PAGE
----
Don’t pop supplements in the name of convenience to get in your nutrients. When it comes to nutrition, make food a priority over pills.
You’ve likely seen headlines that Americans spend billions of dollars a year on dietary supplements that do nothing for them. Or you’ve seen articles promoting the latest miracle supplement that will take away all that ails you and leave you feeling super energized (and 10 pounds lighter). Or you’re getting hounded by friends and family (and strangers) in MLM schemes trying to sell you supplements. It’s likely you’ve experienced all of this.
So how do you separate fact from fiction in the world of supplements? Here are a few facts to always keep in mind.
1. Dietary supplements are not meant to replace food.
They are called supplements for a reason — they are to be used in addition to food, not in place of food. The synthetic nutrients in supplements may behave differently than the way nutrients in foods do, and often times, the combinations of food-based nutrients can lend a synergistic effect that is irreplaceable in supplements. Let’s not also forget to mention the lovely fiber and phytonutrients that come with whole foods.
And while it’s next to impossible to overdose on nutrients from food, it’s very possible to reach toxic levels from supplements. If you’re a generally healthy person, think “food first” before reaching for a supplement.
2. Using dietary supplements is an individual choice and requires a personalized approach.
Just because a supplement “worked” for your mom or your best friend doesn’t mean it will “work” for you, and vice versa. Many supplements have nasty interactions with other supplements and drugs, so safety is a real concern.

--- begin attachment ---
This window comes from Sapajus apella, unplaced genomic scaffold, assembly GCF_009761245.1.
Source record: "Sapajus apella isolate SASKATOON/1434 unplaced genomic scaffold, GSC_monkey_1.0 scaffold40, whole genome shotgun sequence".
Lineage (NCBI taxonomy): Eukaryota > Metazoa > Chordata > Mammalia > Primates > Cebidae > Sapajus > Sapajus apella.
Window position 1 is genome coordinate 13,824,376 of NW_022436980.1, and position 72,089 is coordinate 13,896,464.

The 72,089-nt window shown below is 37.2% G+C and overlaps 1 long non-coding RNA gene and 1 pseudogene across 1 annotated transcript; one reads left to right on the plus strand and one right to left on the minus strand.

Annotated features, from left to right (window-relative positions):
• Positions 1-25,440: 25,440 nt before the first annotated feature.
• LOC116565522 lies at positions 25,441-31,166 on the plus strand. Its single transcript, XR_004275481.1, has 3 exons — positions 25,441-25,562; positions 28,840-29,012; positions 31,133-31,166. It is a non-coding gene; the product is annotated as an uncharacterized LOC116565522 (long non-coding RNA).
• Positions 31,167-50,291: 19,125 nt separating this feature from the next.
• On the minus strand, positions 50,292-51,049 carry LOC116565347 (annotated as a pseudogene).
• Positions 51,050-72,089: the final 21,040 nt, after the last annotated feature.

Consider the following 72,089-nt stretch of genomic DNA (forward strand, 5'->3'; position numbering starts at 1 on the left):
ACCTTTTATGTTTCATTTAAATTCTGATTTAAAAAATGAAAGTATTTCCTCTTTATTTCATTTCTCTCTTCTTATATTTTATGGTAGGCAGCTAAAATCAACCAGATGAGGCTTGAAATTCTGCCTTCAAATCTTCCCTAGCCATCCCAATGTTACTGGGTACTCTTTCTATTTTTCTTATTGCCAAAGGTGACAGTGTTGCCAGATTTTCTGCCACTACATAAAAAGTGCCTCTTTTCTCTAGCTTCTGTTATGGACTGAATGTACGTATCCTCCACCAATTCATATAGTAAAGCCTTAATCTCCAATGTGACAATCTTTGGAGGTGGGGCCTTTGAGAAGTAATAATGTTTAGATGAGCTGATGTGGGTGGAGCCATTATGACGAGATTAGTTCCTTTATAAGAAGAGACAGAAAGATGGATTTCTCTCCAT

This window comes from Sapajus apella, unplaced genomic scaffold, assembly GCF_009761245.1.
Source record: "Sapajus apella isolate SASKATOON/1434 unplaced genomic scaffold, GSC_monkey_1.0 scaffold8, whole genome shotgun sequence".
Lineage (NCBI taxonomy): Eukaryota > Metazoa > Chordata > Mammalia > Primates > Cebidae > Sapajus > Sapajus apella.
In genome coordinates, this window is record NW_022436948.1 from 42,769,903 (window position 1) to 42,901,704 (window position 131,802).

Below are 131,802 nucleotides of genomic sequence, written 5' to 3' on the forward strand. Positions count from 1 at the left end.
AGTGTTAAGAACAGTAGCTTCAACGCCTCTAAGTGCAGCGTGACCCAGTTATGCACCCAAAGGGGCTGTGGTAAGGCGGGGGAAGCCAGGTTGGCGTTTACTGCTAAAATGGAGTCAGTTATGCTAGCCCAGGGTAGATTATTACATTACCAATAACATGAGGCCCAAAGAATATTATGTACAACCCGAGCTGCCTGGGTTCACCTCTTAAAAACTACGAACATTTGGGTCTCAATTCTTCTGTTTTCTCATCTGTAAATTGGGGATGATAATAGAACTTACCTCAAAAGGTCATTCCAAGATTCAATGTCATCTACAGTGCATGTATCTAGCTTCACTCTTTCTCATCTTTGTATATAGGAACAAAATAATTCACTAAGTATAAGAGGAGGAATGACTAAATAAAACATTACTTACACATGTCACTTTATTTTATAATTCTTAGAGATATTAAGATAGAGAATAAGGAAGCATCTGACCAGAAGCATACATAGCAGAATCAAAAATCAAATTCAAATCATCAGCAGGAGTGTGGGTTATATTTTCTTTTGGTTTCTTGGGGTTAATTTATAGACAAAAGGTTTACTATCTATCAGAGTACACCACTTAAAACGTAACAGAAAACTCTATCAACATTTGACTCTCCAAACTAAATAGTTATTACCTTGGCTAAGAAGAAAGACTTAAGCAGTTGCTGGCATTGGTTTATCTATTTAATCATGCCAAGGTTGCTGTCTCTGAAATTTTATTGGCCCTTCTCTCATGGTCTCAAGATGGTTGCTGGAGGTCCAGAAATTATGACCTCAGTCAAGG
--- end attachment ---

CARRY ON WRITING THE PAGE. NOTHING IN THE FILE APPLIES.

Before taking any supplements, discuss them with your physician or a nutrition professional to determine if and what supplements you may need (or not need).
3. Dietary supplements do not require FDA approval.
Unlike drugs, dietary supplement manufacturers have to submit zero evidence to the U.S. Food & Drug Administration before their product goes to market. Look closely at a dietary supplement package and you’ll likely see the phrase “This statement has not been evaluated by the Food and Drug Administration. This product is not intended to diagnose, treat, cure, or prevent any disease.”
Dietary supplement manufacturers are responsible for the composition and purity of their product. Only after a product arrives in the market can it be investigated by the FDA, which typically happens after a complaint is made. Also keep in mind that there is currently no regulated definition of the term “natural”, so take what you see on a dietary supplement label with a grain of salt. Ultimately, it’s up to you, as the consumer, to assess the quality of supplement products.
While supplements definitely have a place with certain health conditions or dietary lifestyles to help cover potential nutrition gaps or reinforce certain ones, most people seek out supplements unnecessarily. Stay informed and talk with a health professional to determine your true needs.
Don’t pop a pill just because everyone else is.
Adapted from the original article.
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Taylor Wolfram, MS, RDN, LDN is Chicago-based Registered Dietitian who helps others lead a life of compassion that improves their overall relationship with food, exercise, and their bodies. As an expert in eco-ethical and vegan lifestyles, she’s passionate about helping individuals end their struggle with food and live an unrestricted life in the kitchen. Learn more about Taylor at Whole Green Wellness.